Thom Parham: Why do Heathens Make the Best Christian Films?
Most films that successfully incorporate Christian themes are made by non-Christians. Thom Parham explains why in this essay from, Behind the Screen: Hollywood Insiders on Faith, Film, and Culture.
Places in the Heart is a film about Edna Spalding (Sally Field), a young woman who tries to save her farm from foreclosure after her husband dies. During the course of the film, Edna assembles a surrogate family around her, consisting of Moze, a black sharecropper (Danny Glover); Mr. Will, a blind boarder (John Malkovich); and her precocious children, Frank and Possum (Yankon Hatten and Gennie James). Near the end of the movie, the Klu Klux Klan runs Moze out of town. In the final scene, the townspeople gather at church, where a stirring rendition of "Blessed Assurance" is followed by a reading of 1 Corinthians 13:1-8:
Though I speak with the tongues of men and of angels and have not love, I am become as a sounding brass or a tinkling cymbal. And though I have the gift of prophecy and all knowledge but have not love, I am nothing. And though I bestow all my goods to feed the poor and have not love, it profit me nothing. Love is patient, kind. Love is not jealous or boastful. Love never ends.
The choir then sings "I Come to the Garden Alone" as the communion elements are passed. Philandering husband (Ed Harris) is the first to partake, followed by his forgiving wife (Lindsay Crouse) and their daughter. The camera pans across various congregants, including an evil banker (Lane Smith) who tried to foreclose on Edna's farm, and band members from a previous night's shindig. Then, oddly, the camera continues to pan, revealing a couple who died trying to escape from a tornado, some of the Klansmen, and Moze. Panning past Mr. Will, Possum, Frank, and Edna, the camera finally rests on Edna's late husband, Royce (Ray Baker), and Wylie (DeVoreaux White), the black youth who accidentally shot him and was in turn lynched.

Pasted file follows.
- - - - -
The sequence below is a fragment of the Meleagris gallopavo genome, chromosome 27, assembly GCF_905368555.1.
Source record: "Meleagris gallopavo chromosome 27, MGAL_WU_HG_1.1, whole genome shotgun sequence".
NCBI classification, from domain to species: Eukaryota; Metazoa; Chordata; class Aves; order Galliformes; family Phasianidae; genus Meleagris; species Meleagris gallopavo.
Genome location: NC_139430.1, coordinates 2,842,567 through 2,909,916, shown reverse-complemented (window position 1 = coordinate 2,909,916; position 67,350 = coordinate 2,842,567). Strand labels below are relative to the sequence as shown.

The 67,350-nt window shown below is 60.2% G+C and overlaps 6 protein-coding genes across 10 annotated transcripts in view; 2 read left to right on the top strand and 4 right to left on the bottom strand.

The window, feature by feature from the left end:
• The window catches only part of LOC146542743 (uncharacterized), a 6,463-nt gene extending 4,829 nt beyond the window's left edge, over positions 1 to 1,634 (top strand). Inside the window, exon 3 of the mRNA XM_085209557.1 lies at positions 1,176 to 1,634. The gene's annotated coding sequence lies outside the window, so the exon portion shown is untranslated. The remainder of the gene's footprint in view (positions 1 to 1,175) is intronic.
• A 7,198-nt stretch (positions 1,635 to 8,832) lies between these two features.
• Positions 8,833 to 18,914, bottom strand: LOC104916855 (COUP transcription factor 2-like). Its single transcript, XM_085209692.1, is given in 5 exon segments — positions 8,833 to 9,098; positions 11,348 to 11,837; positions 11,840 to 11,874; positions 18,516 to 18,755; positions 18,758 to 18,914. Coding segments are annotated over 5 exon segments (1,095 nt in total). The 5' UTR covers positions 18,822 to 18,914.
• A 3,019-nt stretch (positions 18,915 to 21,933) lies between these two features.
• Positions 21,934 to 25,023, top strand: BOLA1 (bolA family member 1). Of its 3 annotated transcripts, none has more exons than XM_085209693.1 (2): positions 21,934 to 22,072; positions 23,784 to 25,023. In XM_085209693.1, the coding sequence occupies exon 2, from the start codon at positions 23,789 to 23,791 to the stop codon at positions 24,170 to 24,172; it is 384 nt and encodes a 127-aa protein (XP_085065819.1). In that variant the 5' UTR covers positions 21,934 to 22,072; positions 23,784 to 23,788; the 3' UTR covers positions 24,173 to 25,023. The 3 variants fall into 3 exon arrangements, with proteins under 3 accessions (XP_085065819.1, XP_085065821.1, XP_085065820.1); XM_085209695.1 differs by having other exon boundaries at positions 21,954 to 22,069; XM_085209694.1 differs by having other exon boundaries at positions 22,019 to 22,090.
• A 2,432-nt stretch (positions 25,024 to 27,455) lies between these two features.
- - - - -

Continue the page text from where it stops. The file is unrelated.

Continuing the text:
At this point, we realize there's much more going on in Places in the Heart than what's on the surface. The film is a metaphor for the kingdom of God, and the final scene tells us that God's grace is available to all who accept it - white or black, young or old, good or evil, living or dead.
Writer/director Robert Benton is not an evangelical Christian. Yet, his film incorporates "Christian themes" with more subtlety, artistry, and depth than the majority of films being made by professed Christians. It is not the only one. In fact, most films that successfully incorporate religious themes are made by nonreligious people.
Here are some of the better films with Christian messages or themes from the past few decades:
Chariots of Fire (1981)
Tender Mercies (1983)
Places in the Heart (1984)
The Mission (1986)
Grand Canyon (1992)
The Shawshank Redemption (1994)
Dead Man Walking (1996)
The Apostle (1998)
The Prince of Egypt (1998)
The Iron Giant (1999)
Jonah: A Veggie Tales Movie (2002)
About Schmidt (2002)
Changing Lanes (2002)
In America (2002)
Bruce Almighty (2003)
The Lord of the Rings trilogy (2001-2003)
The Passion of the Christ (2004)
All of these films were critically acclaimed and/or box office hits. But with the exception ofJonah, Bruce Almighty, and The Passion, none were made by Christian filmmakers. Christians, however, did make these films:
Entertaining Angels (1996)
The Omega Code (1999)
The Joyriders (1999)
Left Behind.. The Movie (2000)
Carman: The Champion (2001)
Megiddo: The Omega Code 2 (2001)
Mercy Streets (2001)